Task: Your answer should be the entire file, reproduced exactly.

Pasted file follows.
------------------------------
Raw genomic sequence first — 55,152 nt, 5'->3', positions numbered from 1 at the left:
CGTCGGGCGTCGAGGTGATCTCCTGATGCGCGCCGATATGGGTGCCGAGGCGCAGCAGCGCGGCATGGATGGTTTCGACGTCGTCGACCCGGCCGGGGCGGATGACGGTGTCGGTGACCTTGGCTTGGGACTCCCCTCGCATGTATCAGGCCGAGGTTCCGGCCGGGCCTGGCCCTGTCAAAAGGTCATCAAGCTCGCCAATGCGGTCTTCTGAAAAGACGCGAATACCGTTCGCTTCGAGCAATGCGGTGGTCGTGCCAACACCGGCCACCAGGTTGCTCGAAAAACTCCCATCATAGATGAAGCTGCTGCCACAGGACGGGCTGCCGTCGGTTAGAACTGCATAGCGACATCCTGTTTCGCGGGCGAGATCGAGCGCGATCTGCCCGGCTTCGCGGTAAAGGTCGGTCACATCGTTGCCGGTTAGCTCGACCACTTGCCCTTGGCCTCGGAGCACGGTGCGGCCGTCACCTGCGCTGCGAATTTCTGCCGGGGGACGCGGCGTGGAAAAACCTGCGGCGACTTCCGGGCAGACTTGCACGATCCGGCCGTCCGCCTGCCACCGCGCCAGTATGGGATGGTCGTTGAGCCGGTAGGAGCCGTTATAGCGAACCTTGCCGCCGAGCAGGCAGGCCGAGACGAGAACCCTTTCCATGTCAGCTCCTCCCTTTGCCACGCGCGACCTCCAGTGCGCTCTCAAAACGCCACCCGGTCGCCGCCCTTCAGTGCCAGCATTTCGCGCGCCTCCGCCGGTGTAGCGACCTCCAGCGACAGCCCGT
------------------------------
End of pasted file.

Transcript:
Raw genomic sequence first — 55,152 nt, 5'->3', positions numbered from 1 at the left:
CGTCGGGCGTCGAGGTGATCTCCTGATGCGCGCCGATATGGGTGCCGAGGCGCAGCAGCGCGGCATGGATGGTTTCGACGTCGTCGACCCGGCCGGGGCGGATGACGGTGTCGGTGACCTTGGCTTGGGACTCCCCTCGCATGTATCAGGCCGAGGTTCCGGCCGGGCCTGGCCCTGTCAAAAGGTCATCAAGCTCGCCAATGCGGTCTTCTGAAAAGACGCGAATACCGTTCGCTTCGAGCAATGCGGTGGTCGTGCCAACACCGGCCACCAGGTTGCTCGAAAAACTCCCATCATAGATGAAGCTGCTGCCACAGGACGGGCTGCCGTCGGTTAGAACTGCATAGCGACATCCTGTTTCGCGGGCGAGATCGAGCGCGATCTGCCCGGCTTCGCGGTAAAGGTCGGTCACATCGTTGCCGGTTAGCTCGACCACTTGCCCTTGGCCTCGGAGCACGGTGCGGCCGTCACCTGCGCTGCGAATTTCTGCCGGGGGACGCGGCGTGGAAAAACCTGCGGCGACTTCCGGGCAGACTTGCACGATCCGGCCGTCCGCCTGCCACCGCGCCAGTATGGGATGGTCGTTGAGCCGGTAGGAGCCGTTATAGCGAACCTTGCCGCCGAGCAGGCAGGCCGAGACGAGAACCCTTTCCATGTCAGCTCCTCCCTTTGCCACGCGCGACCTCCAGTGCGCTCTCAAAACGCCACCCGGTCGCCGCCCTTCAGTGCCAGCATTTCGCGCGCCTCCGCCGGTGTAGCGACCTCCAGCGACAGCCCGT